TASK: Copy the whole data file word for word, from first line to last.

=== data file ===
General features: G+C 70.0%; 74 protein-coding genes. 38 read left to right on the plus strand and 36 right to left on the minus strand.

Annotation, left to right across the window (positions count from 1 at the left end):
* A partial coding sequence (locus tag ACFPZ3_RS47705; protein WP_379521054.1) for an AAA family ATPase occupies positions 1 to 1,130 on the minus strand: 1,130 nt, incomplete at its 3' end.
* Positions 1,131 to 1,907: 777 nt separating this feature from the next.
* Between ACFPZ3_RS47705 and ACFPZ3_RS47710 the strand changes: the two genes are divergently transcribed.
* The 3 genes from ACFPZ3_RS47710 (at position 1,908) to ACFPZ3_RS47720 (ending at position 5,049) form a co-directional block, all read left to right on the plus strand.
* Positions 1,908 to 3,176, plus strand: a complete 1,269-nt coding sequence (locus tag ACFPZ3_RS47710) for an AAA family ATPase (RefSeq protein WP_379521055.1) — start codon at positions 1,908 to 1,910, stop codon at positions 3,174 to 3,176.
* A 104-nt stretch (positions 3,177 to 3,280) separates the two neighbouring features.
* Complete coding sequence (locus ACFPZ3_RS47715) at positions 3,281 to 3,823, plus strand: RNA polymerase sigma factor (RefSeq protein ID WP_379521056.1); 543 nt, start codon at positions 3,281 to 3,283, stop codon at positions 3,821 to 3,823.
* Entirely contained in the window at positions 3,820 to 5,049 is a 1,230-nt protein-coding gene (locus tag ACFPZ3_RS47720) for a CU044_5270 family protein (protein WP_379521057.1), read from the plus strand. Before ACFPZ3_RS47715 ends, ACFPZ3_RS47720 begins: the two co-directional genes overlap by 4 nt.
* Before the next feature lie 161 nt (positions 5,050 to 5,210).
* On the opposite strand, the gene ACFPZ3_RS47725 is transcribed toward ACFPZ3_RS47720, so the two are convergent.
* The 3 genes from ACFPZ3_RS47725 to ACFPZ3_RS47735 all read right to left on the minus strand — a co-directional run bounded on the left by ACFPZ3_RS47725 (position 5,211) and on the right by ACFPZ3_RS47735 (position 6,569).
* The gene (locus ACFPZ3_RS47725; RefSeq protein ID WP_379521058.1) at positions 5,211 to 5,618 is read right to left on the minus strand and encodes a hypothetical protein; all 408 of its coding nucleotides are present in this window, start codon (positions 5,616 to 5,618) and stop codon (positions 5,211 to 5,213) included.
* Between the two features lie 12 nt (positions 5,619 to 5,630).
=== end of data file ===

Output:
General features: G+C 70.0%; 74 protein-coding genes. 38 read left to right on the plus strand and 36 right to left on the minus strand.

Annotation, left to right across the window (positions count from 1 at the left end):
* A partial coding sequence (locus tag ACFPZ3_RS47705; protein WP_379521054.1) for an AAA family ATPase occupies positions 1 to 1,130 on the minus strand: 1,130 nt, incomplete at its 3' end.
* Positions 1,131 to 1,907: 777 nt separating this feature from the next.
* Between ACFPZ3_RS47705 and ACFPZ3_RS47710 the strand changes: the two genes are divergently transcribed.
* The 3 genes from ACFPZ3_RS47710 (at position 1,908) to ACFPZ3_RS47720 (ending at position 5,049) form a co-directional block, all read left to right on the plus strand.
* Positions 1,908 to 3,176, plus strand: a complete 1,269-nt coding sequence (locus tag ACFPZ3_RS47710) for an AAA family ATPase (RefSeq protein WP_379521055.1) — start codon at positions 1,908 to 1,910, stop codon at positions 3,174 to 3,176.
* A 104-nt stretch (positions 3,177 to 3,280) separates the two neighbouring features.
* Complete coding sequence (locus ACFPZ3_RS47715) at positions 3,281 to 3,823, plus strand: RNA polymerase sigma factor (RefSeq protein ID WP_379521056.1); 543 nt, start codon at positions 3,281 to 3,283, stop codon at positions 3,821 to 3,823.
* Entirely contained in the window at positions 3,820 to 5,049 is a 1,230-nt protein-coding gene (locus tag ACFPZ3_RS47720) for a CU044_5270 family protein (protein WP_379521057.1), read from the plus strand. Before ACFPZ3_RS47715 ends, ACFPZ3_RS47720 begins: the two co-directional genes overlap by 4 nt.
* Before the next feature lie 161 nt (positions 5,050 to 5,210).
* On the opposite strand, the gene ACFPZ3_RS47725 is transcribed toward ACFPZ3_RS47720, so the two are convergent.
* The 3 genes from ACFPZ3_RS47725 to ACFPZ3_RS47735 all read right to left on the minus strand — a co-directional run bounded on the left by ACFPZ3_RS47725 (position 5,211) and on the right by ACFPZ3_RS47735 (position 6,569).
* The gene (locus ACFPZ3_RS47725; RefSeq protein ID WP_379521058.1) at positions 5,211 to 5,618 is read right to left on the minus strand and encodes a hypothetical protein; all 408 of its coding nucleotides are present in this window, start codon (positions 5,616 to 5,618) and stop codon (positions 5,211 to 5,213) included.
* Between the two features lie 12 nt (positions 5,619 to 5,630).